FIFA 15: Next Generation Footballing Brilliance

FIFA is back for its first proper entry on next gen consoles. Looking like the dog’s danglies and boasting better gameplay than ever, this one is a must have.
Avatar:
Author:
Publish date:
Social count:
0
FIFA is back for its first proper entry on next gen consoles. Looking like the dog’s danglies and boasting better gameplay than ever, this one is a must have.

FIFA_15_Cover_Art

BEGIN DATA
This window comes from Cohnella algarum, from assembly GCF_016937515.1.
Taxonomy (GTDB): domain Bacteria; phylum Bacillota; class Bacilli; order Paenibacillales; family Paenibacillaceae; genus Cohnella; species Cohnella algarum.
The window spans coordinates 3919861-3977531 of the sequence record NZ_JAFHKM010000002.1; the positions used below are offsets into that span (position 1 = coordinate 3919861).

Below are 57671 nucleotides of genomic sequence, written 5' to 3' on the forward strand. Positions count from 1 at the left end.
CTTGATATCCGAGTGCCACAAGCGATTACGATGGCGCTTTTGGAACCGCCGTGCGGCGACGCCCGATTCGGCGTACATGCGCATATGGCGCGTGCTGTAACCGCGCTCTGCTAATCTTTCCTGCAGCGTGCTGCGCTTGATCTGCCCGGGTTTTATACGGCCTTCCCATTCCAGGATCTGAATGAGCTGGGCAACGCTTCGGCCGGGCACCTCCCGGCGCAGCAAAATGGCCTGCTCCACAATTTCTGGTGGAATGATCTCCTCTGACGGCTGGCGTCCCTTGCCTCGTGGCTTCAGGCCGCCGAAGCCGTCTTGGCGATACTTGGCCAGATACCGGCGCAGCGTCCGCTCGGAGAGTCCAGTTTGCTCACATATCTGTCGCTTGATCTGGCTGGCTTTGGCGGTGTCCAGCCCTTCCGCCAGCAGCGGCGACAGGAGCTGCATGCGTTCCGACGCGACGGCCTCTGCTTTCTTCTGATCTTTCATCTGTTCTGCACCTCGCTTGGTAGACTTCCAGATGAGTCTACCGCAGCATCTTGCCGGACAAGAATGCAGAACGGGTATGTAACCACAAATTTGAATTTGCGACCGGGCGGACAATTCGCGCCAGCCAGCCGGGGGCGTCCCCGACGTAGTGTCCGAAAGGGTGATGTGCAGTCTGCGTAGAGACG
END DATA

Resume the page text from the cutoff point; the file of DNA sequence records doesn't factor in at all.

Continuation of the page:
It spent five years chasing the Barcelona-model. It threw wads of cash trying to emulate a football philosophy where one-touch passing and skilled dribbling overcame the football where the biggest and fastest succeed. It had a weird 2012 where defending was the big draw as it made its way to glory. It spent this year’s off-season tinkering up front to become the complete football experience. EA Sports knew what it was doing when they stuck Eden Hazard on the UK cover art. FIFA 15 is a lot like nu-Chelsea (apologies to non-Chelsea fans around the country). Entertaining up top and solid at the back, it’s really hard to argue that FIFA 15 is anything other than the champion-elect football game for 2014/15.